With the conditions much more amicable for surgery, Ahmed glaucoma implant surgery was performed on the right eye on the fourth day after the subconjunctival injections. Preoperative IOP, OD was consistently 29 mmHg. Although the IOP was decreased to 15 mmHg at the next surgery, vigorous iris neovascularization was noted in the inferior iris (Fig. 2C). Repeat subconjunctival injections of bevacizumab (1.25 mg/0.05 mL) were performed on this day. Five days after the second injection, the iris neovascularization disappeared completely. Three sessions of PRP were performed during the next three weeks. Three weeks after surgery, the IOP, OD was 17 mmHg, and no neovascularization was visible on the iris (Fig. 2D).

Case 3

A 39-year-old male with type I diabetes, who had been previously diagnosed with bilateral proliferative diabetic retinopathy associated with NVG in his left eye, presented with visual disturbance in the left eye. Ophthalmic examination showed a BCVA of 20 / 25, OD, and 20 / 32, OS. The IOP was 11 mmHg, OD and 38 mmHg, OS despite treatment with both topical DTFC and brimonidine twice a day in the left eye. Slit lamp examination revealed neovascularization of the iris at the pupillary margin and neovascularization of the inferior, nasal, and temporal anterior chamber angle in the left eye (Fig. 3A). A subconjunctival injection of bevacizumab (2.5 mg/0.1 mL) was performed in the left eye. In the following days after the injection, a significant regression of the neovascularization was observed in the angle (Fig. 3B and 3C), and the IOP, OS was decreased to 19 mmHg. The patient was further treated with three sessions of PRP. Three months later, the IOP, OS was maintained at 14 mmHg with no neovascularizations visible in either the iris or angle.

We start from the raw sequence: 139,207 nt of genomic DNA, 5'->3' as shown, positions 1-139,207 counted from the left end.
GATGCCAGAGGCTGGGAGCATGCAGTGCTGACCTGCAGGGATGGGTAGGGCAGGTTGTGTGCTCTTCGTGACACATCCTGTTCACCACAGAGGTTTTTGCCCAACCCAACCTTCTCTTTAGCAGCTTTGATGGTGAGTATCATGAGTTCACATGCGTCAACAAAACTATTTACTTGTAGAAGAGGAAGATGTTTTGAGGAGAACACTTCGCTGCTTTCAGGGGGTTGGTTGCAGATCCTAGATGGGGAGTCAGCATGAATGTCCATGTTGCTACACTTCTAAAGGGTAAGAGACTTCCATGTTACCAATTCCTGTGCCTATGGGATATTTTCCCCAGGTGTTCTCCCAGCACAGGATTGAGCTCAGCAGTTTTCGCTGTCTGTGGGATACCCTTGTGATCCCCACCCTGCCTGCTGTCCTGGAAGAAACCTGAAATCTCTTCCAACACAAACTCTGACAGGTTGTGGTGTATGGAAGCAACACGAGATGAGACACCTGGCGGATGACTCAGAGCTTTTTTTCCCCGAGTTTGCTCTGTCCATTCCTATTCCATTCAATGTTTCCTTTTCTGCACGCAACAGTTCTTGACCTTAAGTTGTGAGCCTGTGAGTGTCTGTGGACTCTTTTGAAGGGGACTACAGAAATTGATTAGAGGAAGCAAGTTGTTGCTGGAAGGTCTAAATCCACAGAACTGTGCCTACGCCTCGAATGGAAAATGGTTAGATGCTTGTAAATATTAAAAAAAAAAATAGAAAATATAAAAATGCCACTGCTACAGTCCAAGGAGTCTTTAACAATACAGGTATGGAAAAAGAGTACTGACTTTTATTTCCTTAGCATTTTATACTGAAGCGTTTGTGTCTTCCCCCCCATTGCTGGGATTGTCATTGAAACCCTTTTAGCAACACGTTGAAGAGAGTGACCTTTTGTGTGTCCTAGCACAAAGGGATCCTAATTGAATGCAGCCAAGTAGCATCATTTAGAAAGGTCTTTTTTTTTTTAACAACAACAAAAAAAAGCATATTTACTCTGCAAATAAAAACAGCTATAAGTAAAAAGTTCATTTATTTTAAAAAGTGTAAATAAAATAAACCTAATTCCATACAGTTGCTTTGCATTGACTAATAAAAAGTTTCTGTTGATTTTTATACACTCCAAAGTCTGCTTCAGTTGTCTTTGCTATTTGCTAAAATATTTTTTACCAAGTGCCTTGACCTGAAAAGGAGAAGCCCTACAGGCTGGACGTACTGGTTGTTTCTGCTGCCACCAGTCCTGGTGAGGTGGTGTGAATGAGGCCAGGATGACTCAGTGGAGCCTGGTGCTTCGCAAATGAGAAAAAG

Fig. 3

Serial gonio photographs and magnified views of the angle (insets) of case 3. (A) Before subconjunctival injection of bevacizumab. Significant new vessels are present at the angle. (B) One day post-subconjunctival injection, regressing new vessel in the anterior chamber angle is notable. (C) Five days post-injection. New vessels are not present in the angle.

Discussion

We reported on three eyes with NVG where iris or angle neovascularization regressed rapidly after subconjunctival injections of bevacizumab with accompanying IOP reduction. Regression of the iris or angle neovascularization allowed for successful Ahmed glaucoma implant surgery, which might have otherwise been complicated with intraoperative and postoperative intracameral bleeding.

Recently, intravitreal [1-6] or intracameral [7,8] injections of bevacizumab have emerged as a new option in the treatment of NVG. They resulted in a rapid regression of the iris and angle neovascularization, which impeded the progression of peripheral anterior synechia in the period before the effect of PRP occurs. However, intravitreal and intracameral injections could be associated with the risk of infectious endophthalmitis, vitreous hemorrhage, retinal detachment, and further IOP elevation [9-11]. Subconjunctiv al injections are advantageous in that they are relatively free of these complications. This method is now often used for the treatment of corneal neovascularization or to reduce corneal graft rejection [14,15].